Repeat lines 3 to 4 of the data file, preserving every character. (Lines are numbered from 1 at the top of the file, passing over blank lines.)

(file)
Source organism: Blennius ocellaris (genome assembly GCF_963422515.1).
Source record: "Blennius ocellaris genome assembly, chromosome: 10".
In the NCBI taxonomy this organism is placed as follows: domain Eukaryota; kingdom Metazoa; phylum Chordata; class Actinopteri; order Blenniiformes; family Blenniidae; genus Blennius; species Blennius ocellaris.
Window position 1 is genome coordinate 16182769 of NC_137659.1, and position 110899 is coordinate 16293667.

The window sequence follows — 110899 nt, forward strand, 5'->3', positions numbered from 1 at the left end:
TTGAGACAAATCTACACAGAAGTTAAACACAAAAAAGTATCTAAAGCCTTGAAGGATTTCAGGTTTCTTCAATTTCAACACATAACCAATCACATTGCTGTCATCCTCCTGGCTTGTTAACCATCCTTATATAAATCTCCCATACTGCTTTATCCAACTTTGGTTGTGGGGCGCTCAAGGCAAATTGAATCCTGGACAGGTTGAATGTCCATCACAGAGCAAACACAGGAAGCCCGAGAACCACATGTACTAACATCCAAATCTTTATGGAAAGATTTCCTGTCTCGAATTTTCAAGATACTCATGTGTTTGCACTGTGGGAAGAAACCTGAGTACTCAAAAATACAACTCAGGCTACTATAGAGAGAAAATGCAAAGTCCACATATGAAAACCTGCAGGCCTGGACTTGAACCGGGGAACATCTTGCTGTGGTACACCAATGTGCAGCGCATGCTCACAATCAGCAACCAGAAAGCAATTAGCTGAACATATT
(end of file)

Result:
In the NCBI taxonomy this organism is placed as follows: domain Eukaryota; kingdom Metazoa; phylum Chordata; class Actinopteri; order Blenniiformes; family Blenniidae; genus Blennius; species Blennius ocellaris.
Window position 1 is genome coordinate 16182769 of NC_137659.1, and position 110899 is coordinate 16293667.